Kurds' Boom in North Iraq Imperiled by Oil Dispute With Baghdad
Jan. 14 (Bloomberg) -- Outside a newly built go-kart racetrack in Erbil, the capital of Kurdish-controlled northern Iraq, a poster urges would-be drivers to "feed the need for speed."
Kurds are taking that advice to heart, racing ahead of the rest of the country in luring oil investment and rebuilding after decades of war and sanctions. They have hit a speed bump: a four-month standoff with Iraqi Prime Minister Nuri al-Maliki over how to share the country's oil resources and where to draw internal boundaries.
The dispute, which led al-Maliki to refuse payments to oil companies hired by the Kurds, may threaten the boom that has given Erbil new homes, conference centers and underground fiber- optic cables. It may also jeopardize Iraq's stability as it approaches March 7 elections and the pullout of U.S. troops.
The tension "could potentially escalate into live fire" if al-Maliki's government tries to weaken Kurdish self-rule, said David L. Phillips, a senior fellow at the Atlantic Council, a research institute in Washington. "Sectarian violence will never break Iraq but ethnic conflict can."
Since the U.S. ousted dictator Saddam Hussein in 2003, the north has stayed largely free of the violence between Sunni and Shia Muslims in Arab provinces that has killed about 100,000 Iraqis, according to the Web site Iraq Body Count. That stability strengthened the hand of Kurdish leader Massoud Barzani and helped attract investors.
The Kurdish oil ministry started awarding contracts to companies such as Calgary, Canada-based Addax Petroleum Corp., later acquired by China Petrochemical Corp., and Oslo-based DNO International ASA as early as 2002 -- the year before Hussein's fall.
Now, those companies aren't getting paid because of the dispute with Baghdad.
Al-Maliki, whose central government controls export pipelines and collects all oil revenue, has refused to turn over money pledged by the Kurds to their producers, saying the Kurdish government had no right to sign its own contracts.
The Kurds responded by halting exports in October. DNO and the other producers are supplying the domestic market.
Not repaying the Kurds is "unfair and unreasonable and illogical," and hurts the whole of Iraq by cutting oil sales, said Falah Mustafa Bakir, head of the Kurdish government's foreign affairs department.
Oil output in Kurdistan, which the local authorities say could soar to 450,000 barrels a day by the end of this year, has slumped to 20,000 barrels instead, from a peak of 100,000 last year. Nationwide, Iraq produces about 2.4 million barrels a day.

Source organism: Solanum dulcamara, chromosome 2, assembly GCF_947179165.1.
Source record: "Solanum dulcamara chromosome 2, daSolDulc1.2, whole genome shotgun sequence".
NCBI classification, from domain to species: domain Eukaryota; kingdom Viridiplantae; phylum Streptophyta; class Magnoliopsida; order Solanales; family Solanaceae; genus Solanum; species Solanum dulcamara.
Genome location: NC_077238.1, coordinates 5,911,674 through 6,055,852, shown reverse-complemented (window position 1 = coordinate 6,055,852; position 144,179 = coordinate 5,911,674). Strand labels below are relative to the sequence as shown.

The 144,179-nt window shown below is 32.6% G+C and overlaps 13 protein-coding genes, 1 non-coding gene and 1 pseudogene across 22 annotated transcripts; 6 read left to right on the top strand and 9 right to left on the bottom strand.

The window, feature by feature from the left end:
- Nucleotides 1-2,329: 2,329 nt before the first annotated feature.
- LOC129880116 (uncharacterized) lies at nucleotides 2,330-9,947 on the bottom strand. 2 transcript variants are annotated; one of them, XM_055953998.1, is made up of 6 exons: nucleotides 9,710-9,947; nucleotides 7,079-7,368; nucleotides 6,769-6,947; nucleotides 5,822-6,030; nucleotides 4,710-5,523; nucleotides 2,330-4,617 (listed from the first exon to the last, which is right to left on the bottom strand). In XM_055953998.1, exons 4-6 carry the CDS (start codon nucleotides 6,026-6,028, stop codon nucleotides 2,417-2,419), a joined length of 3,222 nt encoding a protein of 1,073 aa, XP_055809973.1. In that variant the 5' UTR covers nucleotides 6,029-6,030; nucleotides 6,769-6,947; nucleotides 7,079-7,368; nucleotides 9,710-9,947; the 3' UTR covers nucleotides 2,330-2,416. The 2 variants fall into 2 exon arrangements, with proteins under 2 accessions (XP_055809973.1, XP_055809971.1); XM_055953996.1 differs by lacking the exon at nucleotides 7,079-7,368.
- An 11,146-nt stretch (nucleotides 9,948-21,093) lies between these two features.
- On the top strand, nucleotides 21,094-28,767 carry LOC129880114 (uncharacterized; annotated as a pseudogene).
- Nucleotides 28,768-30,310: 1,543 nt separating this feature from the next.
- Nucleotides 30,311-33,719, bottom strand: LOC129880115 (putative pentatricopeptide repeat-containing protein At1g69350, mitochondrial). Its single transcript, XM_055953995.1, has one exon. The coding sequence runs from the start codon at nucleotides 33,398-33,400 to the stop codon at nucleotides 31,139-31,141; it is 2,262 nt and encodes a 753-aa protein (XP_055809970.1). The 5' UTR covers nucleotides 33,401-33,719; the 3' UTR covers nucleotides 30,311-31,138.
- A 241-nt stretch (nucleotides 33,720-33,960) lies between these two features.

A dispute over Kurdish borders adds to friction between Barzani and the Baghdad government. Barzani says Kirkuk, a province southeast of Erbil that produces about one-quarter of Iraq's oil, should be part of Kurdistan because it is majority- Kurdish in population.
A referendum on that question has been delayed for two years and, meantime, Barzani and al-Maliki have bolstered their military forces there. Kirkuk was omitted from the 15 oilfields offered by al-Maliki to investors last month.
"If you don't have an agreement between Erbil and Baghdad then all these oil and gas fields can't be developed," said Gareth Stansfield, an analyst at the Chatham House research center in London. "They've got each other by the throat and that's what makes it so dangerous."
'Lots of Industry'
Those dangers don't overshadow the current boom for those in the Kurdish region who recall Hussein's chemical attacks in the late 1980s and the decade of poverty and international sanctions that followed.
"A few years ago there was no money, no electricity, no banks," said Dara Jalil Khayat, head of the Erbil Chamber of Commerce. "Now we have lots of industry and we're working on setting up a stock exchange."
In the 1990s, when most Iraqi Kurds were living on United Nations handouts in an enclave protected by U.K. and U.S. warplanes, Baz Karim turned the offices of his family marble business into distribution posts for food and fuel.
Now Karim's Kar Group has about $1 billion in energy and building contracts, and is mulling a stock market listing -- "maybe in two or three years, maybe in London," Karim said at Kar's office, a villa in Erbil's suburbs. On his desk is a model of its successor, a 13-story skyscraper being built in Erbil.
Kar is extracting oil from the Khurmala field west of Erbil. Last year it opened a refinery that Karim says will produce 75,000 barrels a day by year-end for Erbil's growing fleet of private cars.
Investors from outside Iraq are seeking to profit in Kurdistan.
Andrew Eberhart's Marshall Fund, a U.S.-based private equity firm, runs a tomato-paste plant near Erbil that it took over from the UN food program. Eberhart, a former U.S. Army officer and later a banker at New York-based Citigroup Inc., got interested after a Defense Department-sponsored trip to Iraq in 2007. He's now looking at such opportunities as fast-food franchises and the dairy industry.
"The level of institutional interest in the U.S. and the U.K. is picking up," Eberhart said. "There's plenty of really good opportunities there right now."
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